Marguinaud and Pollard were both recently recognised for their achievements in the area of cyber risk when they were nominated for the Advisen Cyber Risk Industry Person of the Year in the international category.

“The videos have been launched as part of Connect Smart week - the Government's National Cyber Policy Office initiative to help create awareness around cyber risks in New Zealand businesses,” Marguinaud said.
 
“We appreciate that many people have questions about cyber risk and how they can minimise the risks in their business, and these videos aim to help answer these.”
 
He said Marsh was a silver partner of the Connect Smart initiative, a public private partnership which he believed would help to create positive awareness on an increasingly important risk issue.
 
Pollard said being a Connect Smart partner was a chance to put the company’s wider aim of providing thought leadership into practice.

“We’re actively involved with shaping education, thought leadership and cyber strategy as part of that broader initiative.

“This is one of a number of initiatives we’re working on with other trading partners and bodies; there are many others in the pipeline,” he said.

Communications Minister Amy Adams said this year’s Connect Smart Week had a particular focus on SMEs.

“Small businesses are absolutely critical to our economy and the internet is creating opportunities for New Zealand businesses to sell goods and services all over the world with ease.

“However SMEs often don’t have the resources available to spend on security that bigger businesses do which leaves them vulnerable to online intrusion. Recent reports show 60% of all cyber attacks are aimed at SMEs,” she said, adding that the aim was not to deter people from using the internet.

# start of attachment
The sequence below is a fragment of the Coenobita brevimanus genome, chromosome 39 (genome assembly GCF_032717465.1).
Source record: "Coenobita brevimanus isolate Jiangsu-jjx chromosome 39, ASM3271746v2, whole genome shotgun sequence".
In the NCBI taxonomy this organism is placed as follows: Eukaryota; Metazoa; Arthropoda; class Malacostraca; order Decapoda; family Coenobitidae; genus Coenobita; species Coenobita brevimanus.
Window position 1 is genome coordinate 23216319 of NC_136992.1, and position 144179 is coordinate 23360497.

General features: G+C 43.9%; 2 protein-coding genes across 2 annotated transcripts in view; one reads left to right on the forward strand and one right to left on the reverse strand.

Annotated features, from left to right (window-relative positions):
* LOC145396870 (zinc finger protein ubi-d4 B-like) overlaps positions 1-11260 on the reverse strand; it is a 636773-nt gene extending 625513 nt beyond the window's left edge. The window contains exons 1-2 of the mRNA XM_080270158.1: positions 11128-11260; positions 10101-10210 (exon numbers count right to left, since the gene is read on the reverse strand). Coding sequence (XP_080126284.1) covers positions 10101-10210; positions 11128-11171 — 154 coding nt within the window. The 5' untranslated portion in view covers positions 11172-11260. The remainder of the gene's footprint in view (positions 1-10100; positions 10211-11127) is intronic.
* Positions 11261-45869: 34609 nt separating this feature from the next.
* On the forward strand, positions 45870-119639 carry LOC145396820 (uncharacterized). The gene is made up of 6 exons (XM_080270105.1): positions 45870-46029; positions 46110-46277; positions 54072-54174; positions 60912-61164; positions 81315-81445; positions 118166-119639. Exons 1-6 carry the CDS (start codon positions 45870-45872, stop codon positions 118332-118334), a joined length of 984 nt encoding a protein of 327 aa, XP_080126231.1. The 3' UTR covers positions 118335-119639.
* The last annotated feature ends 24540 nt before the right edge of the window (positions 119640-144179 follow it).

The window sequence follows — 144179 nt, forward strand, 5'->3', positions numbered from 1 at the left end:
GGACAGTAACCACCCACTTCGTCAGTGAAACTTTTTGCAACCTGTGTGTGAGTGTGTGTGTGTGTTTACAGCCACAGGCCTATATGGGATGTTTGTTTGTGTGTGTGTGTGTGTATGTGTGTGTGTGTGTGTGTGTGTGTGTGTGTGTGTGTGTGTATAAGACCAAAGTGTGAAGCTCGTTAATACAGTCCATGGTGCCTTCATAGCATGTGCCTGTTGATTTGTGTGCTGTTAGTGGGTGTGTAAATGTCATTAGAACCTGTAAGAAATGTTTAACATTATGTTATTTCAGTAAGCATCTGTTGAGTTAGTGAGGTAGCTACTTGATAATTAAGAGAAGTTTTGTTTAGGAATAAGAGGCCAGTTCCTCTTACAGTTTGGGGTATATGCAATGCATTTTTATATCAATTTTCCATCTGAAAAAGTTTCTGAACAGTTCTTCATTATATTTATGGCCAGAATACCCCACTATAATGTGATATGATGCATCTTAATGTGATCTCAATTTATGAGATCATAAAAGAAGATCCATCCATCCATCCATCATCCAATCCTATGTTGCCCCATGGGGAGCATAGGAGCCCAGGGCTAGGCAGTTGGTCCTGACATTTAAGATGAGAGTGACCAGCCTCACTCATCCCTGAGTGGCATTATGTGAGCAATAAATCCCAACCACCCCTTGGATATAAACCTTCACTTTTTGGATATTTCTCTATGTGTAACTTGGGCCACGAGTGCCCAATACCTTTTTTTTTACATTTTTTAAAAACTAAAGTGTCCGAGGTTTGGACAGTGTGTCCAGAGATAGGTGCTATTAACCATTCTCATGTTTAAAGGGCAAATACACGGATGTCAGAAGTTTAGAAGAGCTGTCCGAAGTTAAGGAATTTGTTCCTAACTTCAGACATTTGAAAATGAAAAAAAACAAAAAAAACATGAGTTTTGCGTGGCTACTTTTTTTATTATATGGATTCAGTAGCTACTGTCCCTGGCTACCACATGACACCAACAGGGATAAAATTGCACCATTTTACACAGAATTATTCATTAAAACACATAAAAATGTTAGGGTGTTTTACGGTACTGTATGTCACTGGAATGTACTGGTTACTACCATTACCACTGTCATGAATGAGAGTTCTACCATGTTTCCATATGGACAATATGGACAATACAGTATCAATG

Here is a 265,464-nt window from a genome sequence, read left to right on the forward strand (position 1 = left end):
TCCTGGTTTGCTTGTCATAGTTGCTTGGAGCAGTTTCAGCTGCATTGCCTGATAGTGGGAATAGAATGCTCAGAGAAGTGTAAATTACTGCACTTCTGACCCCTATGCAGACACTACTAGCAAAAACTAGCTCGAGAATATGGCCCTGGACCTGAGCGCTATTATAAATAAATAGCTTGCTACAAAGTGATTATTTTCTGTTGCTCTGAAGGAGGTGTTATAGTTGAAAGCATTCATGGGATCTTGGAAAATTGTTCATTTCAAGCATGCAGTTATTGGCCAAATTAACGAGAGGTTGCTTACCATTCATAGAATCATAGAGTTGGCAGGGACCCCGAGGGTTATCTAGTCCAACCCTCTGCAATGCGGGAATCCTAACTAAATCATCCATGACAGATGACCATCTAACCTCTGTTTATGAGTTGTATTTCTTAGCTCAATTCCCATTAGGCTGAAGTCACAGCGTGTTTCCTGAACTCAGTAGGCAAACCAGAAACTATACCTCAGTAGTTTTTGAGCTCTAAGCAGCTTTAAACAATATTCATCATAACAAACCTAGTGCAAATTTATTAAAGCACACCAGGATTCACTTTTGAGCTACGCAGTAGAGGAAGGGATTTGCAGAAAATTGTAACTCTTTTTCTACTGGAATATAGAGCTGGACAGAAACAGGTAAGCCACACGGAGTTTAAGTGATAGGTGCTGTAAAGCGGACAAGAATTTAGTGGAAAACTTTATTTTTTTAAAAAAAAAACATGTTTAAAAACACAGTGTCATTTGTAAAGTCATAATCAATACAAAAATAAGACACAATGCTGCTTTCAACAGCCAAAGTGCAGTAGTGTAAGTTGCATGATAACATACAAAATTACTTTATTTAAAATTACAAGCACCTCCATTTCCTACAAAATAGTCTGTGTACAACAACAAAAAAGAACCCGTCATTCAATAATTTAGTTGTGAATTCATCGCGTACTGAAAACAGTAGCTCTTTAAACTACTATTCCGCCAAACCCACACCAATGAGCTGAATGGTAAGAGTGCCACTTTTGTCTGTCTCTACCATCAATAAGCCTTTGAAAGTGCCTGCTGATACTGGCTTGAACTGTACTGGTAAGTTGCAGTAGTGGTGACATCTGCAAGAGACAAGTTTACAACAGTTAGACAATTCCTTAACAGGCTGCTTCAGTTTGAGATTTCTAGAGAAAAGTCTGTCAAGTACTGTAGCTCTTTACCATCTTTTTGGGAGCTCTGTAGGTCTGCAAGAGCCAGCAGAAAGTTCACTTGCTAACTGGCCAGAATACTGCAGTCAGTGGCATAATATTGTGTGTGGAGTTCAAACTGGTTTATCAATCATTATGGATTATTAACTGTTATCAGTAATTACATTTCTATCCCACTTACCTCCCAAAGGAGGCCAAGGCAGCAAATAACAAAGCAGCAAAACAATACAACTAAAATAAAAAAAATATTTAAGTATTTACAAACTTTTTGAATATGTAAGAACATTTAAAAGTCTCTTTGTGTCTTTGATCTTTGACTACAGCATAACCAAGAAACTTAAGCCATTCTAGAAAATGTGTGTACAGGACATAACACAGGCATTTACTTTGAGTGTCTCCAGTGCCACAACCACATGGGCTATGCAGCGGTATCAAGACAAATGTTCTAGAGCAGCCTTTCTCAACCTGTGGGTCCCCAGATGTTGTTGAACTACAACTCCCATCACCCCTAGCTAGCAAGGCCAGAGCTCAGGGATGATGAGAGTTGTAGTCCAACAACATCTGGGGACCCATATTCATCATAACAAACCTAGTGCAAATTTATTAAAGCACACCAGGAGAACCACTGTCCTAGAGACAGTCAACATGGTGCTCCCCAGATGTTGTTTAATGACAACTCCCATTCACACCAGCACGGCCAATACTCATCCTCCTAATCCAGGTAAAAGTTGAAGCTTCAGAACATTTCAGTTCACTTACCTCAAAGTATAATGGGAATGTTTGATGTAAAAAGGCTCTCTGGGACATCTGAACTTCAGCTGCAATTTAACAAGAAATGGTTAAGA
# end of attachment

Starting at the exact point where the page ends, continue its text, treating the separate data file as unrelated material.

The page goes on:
“It is about empowering New Zealand to use the internet wisely and in an educated way.”

The Institute of Directors is also launching a new course and practice guide for company directors as part of Connect Smart Week.

You can watch the videos here.

United Nations calls on insurers to help shape sustainable future
The secretary-general of the United Nations has called for the insurance industry to play an important role in shaping the world’s sustainable future.

Speaking at a conference in New York Ban Ki-Moon said that the insurance sector is: “Well-placed to be a leader in risk-sensitive investments. As a major source of investment, much of it long-term, the insurance sector can and must play a strong role in shaping a more sustainable future.”

Ki-Moon also said that the industry has risen to meet global challenges before and will have to do so again in ensuring that previous guidelines are met.

“The insurance industry rose to the challenge in last year’s Climate Summit by announcing a commitment to double its climate-smart investment by the end of 2015. We must ensure that commitments made at the Summit are now implemented.”

Ki-Moon urged insurers to work with governments to reduce risks in climate change and disaster impact and also called for the industry to consider the effect of climate change when making investments and noted that insurers have a unique insight into the cost of natural disasters.

“You have seen the tragic human toll rise from extreme weather events,” Ki-Moon said.

“You know the staggering economic price tag. I call on you to show even stronger leadership. Voice your support for an ambitious agreement in Paris.

“Increase investments in resilient, low-carbon infrastructure. And create the innovative financial tools that will make markets work for a safer climate.”